Instructables


I began work on my first robot about two years ago. For no particular reason, I decided to begin with a line following robot and truth be told, my first attempt at building it was a complete failure. Looking back at my efforts, I believe, for a beginner, I was rather too ambitious. The circuit that I had designed had a bunch of unnecessary stuff which I then believed would give my robot an edge over the others. But it never worked and I had to start all over from scratch.

In my second attempt, I managed to get the robot on track. As delighted as I was with my first robot, it was nowhere near where I wanted it to be. I took it to a couple of competitions and not much to my surprise, it failed in both of them. I knew it was time to make some major changes in the design.

In my third attempt, (actually, it wasn’t the third, it was a revision of my second attempt) I updated the firmware and came up with a much more stable and accurate version. It performed well when tested and much to my delight, it finished first in two competitions and second in another. Though I was proud with what I had achieved, I felt that the robot was visually rather unappealing. And you’ll come to know why from its picture given above. It had wires running all over it and I had no other option but to rebuild it. A month or so later, I had the robot all ready and that is the current version of my first robot.

In this instructable I will guide you through the steps that I've followed in building the current version of my robot. It’s one of those robots which belong to the “scratch-built” category. You might find it difficult to find all the parts that I have used. So I insist you to read through the steps that I have followed, and then implement it in your own way with the parts that you've found.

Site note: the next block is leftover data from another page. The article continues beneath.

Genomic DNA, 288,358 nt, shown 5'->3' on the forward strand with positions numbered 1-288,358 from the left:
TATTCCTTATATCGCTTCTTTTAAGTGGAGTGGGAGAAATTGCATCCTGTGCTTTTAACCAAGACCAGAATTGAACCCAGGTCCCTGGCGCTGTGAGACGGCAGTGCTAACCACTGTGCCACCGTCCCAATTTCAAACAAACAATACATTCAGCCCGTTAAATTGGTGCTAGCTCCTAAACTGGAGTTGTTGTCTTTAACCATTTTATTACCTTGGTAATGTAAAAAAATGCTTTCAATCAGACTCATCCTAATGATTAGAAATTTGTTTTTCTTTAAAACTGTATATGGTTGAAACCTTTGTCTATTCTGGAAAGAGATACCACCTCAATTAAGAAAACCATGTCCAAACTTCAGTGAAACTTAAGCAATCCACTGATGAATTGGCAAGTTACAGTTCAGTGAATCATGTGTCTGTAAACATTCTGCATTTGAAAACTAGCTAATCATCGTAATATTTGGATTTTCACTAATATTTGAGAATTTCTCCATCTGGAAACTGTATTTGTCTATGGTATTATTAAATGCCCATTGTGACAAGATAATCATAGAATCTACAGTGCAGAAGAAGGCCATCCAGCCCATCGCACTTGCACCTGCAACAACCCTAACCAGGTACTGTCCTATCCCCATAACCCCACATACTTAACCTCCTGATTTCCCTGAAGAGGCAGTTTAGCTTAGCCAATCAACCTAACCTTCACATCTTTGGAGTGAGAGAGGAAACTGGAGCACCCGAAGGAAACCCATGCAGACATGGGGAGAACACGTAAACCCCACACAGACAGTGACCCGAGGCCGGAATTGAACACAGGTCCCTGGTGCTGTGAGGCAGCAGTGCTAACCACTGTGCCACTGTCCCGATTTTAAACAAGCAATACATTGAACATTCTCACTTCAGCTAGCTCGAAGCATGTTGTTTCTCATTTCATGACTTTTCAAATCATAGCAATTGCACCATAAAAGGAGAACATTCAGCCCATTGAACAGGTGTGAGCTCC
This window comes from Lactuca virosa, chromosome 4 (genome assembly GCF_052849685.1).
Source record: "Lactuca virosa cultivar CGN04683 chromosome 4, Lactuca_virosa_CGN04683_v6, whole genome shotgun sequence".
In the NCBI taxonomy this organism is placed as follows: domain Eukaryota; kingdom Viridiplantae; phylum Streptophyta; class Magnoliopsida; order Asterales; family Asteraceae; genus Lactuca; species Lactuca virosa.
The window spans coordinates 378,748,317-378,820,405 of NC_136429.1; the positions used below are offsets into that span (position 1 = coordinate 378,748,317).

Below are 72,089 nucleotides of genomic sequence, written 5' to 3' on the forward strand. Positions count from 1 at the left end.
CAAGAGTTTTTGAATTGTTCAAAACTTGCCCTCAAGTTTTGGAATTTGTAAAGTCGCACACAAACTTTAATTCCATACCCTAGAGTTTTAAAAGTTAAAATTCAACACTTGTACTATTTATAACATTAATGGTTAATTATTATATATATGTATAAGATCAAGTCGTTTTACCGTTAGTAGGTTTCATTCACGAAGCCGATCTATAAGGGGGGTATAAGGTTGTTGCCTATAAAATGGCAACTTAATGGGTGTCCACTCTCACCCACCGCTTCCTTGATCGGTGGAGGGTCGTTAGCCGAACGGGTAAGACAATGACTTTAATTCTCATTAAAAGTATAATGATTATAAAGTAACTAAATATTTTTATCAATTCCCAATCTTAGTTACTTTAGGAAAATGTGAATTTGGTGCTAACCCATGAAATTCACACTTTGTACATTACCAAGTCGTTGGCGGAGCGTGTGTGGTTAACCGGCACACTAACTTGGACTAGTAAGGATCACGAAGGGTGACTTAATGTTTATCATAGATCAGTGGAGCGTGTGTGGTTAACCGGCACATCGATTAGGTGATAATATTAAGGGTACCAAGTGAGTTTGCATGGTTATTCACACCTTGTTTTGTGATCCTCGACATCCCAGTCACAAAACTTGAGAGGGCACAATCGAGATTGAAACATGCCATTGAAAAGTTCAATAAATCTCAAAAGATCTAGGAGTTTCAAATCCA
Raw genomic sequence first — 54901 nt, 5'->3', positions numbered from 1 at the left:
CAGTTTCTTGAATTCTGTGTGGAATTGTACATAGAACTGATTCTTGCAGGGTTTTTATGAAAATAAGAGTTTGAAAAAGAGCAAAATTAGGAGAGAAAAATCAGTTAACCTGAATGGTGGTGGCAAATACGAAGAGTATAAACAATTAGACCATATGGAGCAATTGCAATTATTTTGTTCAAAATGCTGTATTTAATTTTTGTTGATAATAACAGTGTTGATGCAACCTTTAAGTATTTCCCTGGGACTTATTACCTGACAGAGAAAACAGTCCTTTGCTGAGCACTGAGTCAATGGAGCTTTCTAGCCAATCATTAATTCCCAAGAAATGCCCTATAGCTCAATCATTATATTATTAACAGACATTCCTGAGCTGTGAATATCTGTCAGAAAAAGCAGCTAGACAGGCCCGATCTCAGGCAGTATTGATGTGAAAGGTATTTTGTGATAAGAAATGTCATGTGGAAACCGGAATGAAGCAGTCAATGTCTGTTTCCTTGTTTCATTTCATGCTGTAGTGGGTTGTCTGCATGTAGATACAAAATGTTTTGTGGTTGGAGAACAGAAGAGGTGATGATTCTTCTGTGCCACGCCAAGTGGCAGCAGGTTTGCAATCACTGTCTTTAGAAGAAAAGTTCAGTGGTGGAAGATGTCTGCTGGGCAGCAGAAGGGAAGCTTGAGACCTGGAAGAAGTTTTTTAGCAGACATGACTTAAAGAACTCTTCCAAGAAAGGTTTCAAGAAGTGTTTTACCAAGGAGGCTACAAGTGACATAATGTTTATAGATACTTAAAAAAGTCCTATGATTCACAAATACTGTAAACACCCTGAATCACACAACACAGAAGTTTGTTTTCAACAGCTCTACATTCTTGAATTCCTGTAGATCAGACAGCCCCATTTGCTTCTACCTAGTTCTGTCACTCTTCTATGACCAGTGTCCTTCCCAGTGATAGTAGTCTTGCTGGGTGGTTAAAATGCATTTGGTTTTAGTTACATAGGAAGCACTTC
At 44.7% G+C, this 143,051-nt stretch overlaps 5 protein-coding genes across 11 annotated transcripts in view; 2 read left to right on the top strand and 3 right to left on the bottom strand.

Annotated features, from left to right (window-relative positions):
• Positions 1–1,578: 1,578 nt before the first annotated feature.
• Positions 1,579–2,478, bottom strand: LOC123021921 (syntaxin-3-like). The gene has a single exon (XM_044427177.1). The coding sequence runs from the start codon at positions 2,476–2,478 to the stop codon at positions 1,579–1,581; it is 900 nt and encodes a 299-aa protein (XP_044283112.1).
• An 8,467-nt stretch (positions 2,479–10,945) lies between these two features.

This instructable requires that you are familiar with the following:
• Soldering and related equipments
• Hand tools like screwdrivers, wire cutters and strippers
• Reading schematics and connection diagrams
• C/C++ programming for AVR microcontrollers (optional)
 
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usama200028 days ago

what is the minimum rating for battery current wise voltage wise and charge wise

i want to download the pdf of the line follower ropot

can i get help?

can someone pls explain to me what is the device in step 17. must it be made or can be purchased?

Just look for "AVR Programmers" and follow vendor instructions about how to program your ATMEGA32. Here's one suggestion:

https://www.sparkfun.com/products/9825

usama20002 months ago

Should there be a Piece paper between emitter and receiver

midhun_s (author)  usama20002 months ago
You could use heat shrink tubes instead. I've tried and it worked just fine. 5mm heat shrink tube should fit snugly on the emitter.
usama20002 months ago

There are four dip switches in the usbasp programmer what is their function

midhun_s (author)  usama20002 months ago
Switch 1 turns the programmer circuit on/off.
Switch 2, if turned on, provides 5V supply from USB port to the target.
Switch 3 sets slow programming mode on/off. You will have to turn this on when you are flashing program or writing bootloader into an Atmega for the first time.
Switch 4 is rarely used and it allows to update the firmware on the programmer through the same 6 pin ISP used for programming.
amaljoshy952 months ago

what is the use of 1st and 8th sensor? can't we make it with 7 sensors and one front sensor?it would make a byte as well

midhun_s (author)  amaljoshy952 months ago
Certainly. Removing one sensor might not seriously affect the performance. But that would mean you will have to consider the front sensor as one among the seven bits. I think this would make the program part a little complex as you cannot directly associate the bit positions with the physical layout of the sensors. After all, more sensors you choose, more are your possibilities of fine tuning your robot.
delasierraiii4 months ago

Nice robot, very creative.....

how does the motor move from left and right... I can't see a component used to moved it from left and right... I'm not referring from the program or the sensor... thanks for advance and more power.

delasierraiii4 months ago

Nice robot, very creative.....

how does the motor move from left and right... I can't see a component used to moved it from left and right... I'm not referring from the program or the sensor... thanks for advance and more power.

delasierraiii4 months ago

Nice robot, very creative.....

how does the motor move from left and right... I can't see a component used to moved it from left and right... I'm not referring from the program or the sensor... thanks for advance and more power.